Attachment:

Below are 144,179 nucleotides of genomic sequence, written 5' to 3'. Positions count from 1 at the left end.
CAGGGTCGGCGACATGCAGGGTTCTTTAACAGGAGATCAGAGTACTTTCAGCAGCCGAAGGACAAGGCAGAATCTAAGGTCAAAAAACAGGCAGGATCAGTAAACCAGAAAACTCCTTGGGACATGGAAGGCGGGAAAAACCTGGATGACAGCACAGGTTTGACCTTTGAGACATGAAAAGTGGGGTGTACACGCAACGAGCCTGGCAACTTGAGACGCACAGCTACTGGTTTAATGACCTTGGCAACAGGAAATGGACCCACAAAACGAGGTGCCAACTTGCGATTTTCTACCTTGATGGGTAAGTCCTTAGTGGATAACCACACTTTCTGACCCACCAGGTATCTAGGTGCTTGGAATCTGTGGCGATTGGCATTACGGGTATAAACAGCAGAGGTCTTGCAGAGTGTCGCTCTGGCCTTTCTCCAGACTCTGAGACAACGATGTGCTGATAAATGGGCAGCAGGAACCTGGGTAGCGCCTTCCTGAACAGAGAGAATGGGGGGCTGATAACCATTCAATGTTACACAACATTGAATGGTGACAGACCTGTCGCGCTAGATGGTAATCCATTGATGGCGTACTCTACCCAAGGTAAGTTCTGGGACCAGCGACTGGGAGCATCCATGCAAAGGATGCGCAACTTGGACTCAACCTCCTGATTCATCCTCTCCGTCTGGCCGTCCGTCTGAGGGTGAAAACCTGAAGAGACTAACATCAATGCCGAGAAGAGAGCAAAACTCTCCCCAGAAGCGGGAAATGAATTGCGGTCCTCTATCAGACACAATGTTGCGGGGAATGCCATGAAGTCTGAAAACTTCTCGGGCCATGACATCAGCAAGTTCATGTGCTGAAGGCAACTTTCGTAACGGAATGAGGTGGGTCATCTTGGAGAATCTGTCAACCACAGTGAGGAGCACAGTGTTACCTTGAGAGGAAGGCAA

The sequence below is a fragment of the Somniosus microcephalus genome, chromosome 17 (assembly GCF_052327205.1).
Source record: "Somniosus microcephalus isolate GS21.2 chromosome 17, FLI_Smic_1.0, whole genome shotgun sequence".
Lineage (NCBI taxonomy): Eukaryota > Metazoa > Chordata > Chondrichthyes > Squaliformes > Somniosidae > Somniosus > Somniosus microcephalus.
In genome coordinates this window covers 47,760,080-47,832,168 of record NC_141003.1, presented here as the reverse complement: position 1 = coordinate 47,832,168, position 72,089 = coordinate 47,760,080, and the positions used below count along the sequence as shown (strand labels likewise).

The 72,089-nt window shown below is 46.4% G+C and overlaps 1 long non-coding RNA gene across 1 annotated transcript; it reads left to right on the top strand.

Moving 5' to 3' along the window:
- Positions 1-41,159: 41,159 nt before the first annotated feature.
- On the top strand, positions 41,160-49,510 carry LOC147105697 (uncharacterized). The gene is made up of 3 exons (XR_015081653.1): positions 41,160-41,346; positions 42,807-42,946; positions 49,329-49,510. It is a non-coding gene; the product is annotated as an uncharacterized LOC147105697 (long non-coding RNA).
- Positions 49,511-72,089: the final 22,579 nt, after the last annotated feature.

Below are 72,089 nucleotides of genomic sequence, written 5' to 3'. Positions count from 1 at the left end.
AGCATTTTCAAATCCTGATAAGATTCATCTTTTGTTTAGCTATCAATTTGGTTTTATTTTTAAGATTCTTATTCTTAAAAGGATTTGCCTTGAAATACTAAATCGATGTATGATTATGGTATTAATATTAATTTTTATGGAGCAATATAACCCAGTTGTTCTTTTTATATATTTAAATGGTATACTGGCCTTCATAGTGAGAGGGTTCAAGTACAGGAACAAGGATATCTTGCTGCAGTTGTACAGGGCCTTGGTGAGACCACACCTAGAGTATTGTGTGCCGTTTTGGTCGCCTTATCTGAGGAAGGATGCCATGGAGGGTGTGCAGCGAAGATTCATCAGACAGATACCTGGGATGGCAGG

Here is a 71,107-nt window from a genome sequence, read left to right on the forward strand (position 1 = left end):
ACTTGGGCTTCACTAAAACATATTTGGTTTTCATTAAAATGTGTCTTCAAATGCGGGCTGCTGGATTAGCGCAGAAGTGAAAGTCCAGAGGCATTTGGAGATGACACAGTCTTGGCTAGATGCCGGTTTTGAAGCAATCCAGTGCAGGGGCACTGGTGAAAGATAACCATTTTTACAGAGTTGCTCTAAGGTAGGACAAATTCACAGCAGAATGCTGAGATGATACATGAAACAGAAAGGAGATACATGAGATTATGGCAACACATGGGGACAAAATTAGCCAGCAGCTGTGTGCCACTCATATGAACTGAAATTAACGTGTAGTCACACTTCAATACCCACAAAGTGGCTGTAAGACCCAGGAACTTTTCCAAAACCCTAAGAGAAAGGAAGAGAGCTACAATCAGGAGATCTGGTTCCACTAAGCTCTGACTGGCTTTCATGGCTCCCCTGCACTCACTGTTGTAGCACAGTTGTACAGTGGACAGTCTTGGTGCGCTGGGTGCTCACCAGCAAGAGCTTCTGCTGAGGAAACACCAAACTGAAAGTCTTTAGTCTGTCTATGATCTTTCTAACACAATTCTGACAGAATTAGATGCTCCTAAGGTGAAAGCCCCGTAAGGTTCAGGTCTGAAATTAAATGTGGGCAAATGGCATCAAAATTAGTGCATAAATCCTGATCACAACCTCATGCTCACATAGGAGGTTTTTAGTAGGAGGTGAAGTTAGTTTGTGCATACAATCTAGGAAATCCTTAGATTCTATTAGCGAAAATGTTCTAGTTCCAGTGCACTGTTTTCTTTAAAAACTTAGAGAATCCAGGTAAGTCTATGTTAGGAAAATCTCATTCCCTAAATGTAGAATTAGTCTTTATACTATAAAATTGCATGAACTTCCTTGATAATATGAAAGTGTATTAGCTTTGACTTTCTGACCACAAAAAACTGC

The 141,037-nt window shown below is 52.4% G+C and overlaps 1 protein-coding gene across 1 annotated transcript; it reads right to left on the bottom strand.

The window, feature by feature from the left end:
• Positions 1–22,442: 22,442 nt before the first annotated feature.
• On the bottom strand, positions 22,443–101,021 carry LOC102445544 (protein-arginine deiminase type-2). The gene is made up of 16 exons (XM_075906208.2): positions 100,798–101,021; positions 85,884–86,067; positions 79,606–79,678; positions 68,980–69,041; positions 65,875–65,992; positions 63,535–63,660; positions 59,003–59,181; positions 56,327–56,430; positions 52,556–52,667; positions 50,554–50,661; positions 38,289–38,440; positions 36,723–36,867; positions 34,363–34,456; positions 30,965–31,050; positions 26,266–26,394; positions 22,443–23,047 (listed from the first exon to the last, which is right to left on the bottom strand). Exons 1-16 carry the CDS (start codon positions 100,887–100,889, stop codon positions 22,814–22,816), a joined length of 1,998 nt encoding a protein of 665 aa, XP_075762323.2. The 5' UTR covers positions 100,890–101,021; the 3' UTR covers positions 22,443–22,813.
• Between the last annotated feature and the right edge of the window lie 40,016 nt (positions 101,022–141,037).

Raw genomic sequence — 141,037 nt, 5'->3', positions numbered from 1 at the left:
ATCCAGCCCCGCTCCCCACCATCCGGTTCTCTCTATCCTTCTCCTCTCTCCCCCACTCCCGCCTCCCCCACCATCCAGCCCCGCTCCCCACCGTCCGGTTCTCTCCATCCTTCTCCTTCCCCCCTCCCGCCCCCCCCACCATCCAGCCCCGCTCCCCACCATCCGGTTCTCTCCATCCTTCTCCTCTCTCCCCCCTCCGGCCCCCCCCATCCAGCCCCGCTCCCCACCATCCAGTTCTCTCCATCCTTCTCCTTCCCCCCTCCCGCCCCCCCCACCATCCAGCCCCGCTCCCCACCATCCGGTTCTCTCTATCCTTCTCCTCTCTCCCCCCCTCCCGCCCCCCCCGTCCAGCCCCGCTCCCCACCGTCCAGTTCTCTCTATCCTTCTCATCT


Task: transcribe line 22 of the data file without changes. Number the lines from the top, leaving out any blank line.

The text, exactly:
ATCCAGCCCCGCTCCCCACCATCCGGTTCTCTCTATCCTTCTCCTCTCTCCCCCACTCCCGCCTCCCCCACCATCCAGCCCCGCTCCCCACCGTCCGGTTCTCTCCATCCTTCTCCTTCCCCCCTCCCGCCCCCCCCACCATCCAGCCCCGCTCCCCACCATCCGGTTCTCTCCATCCTTCTCCTCTCTCCCCCCTCCGGCCCCCCCCATCCAGCCCCGCTCCCCACCATCCAGTTCTCTCCATCCTTCTCCTTCCCCCCTCCCGCCCCCCCCACCATCCAGCCCCGCTCCCCACCATCCGGTTCTCTCTATCCTTCTCCTCTCTCCCCCCCTCCCGCCCCCCCCGTCCAGCCCCGCTCCCCACCGTCCAGTTCTCTCTATCCTTCTCATCT